Silicon Valley and the startup tech world has a new workplace trend -- the "retrospective" meeting. The goal of the meeting is, as the name suggests, to reflect on recent development, identify where progress has been made and where opportunities might have been missed. As opposed to regular standups/townhalls that focus on the present and the future, retrospectives focus on the past -- a practice that can help move the company forward in a more efficient way.

The benefits of a retrospective meeting are that it helps keep the dialogue open, and creates an on-going open discussion about roadblocks and how best to get through obstacles. This practice can ultimately lead to better communication, more efficient processes and instills a growth mindset.

How to Make Retrospective Meetings Work

Allocate an hour a week for these meetings to start, and adjust as you see fit. Ximena Vengoechea, a qualitative researcher at Pinterest, suggests posing the following three questions during these meetings:

  1. What went well this week?
  2. What could have been better?
  3. What should we double down on or try out next week to improve?

When you know a particularly tough or tense conversation will be taking place during your retrospective meeting, assign a facilitator. This person should be a neutral party or team's leader to encourage the conversation while ensuring each attendee is contributing and heard.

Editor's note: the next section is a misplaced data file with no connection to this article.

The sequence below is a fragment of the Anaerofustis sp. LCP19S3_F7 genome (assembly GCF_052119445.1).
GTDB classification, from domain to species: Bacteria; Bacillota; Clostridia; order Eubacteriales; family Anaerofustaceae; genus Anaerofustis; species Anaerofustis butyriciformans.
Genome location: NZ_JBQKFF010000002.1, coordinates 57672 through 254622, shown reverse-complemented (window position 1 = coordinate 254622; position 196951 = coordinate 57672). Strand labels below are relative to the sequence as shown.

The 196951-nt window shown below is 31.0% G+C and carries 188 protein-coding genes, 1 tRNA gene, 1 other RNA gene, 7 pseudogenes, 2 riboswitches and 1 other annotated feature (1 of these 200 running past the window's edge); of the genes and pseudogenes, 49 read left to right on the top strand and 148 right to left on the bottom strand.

A typical 60-minute retrospective meeting can look something like this:

  • 15 mins: what went well
  • 15 mins: what could be better
  • 15 mins brainstorm new ideas and ways to improve
  • 15 mins: decide and agree on actionable items for the coming week

Ensure each person attending the meeting is an active participant. The objective of your retrospective won't be met until you have heard from everyone in the room. And, make sure each person is given an actionable item at the end of the meeting -- a new workflow to experiment with, a different communication tactic to try with a difficult client or a mindset shift when approaching a specific project.

Then, track that progress. What is working and what isn't? Make each person accountable to ensure they are all on board with a culture of continuous improvement.

Have you tried retrospective meetings? Tell us about it in the comments below!

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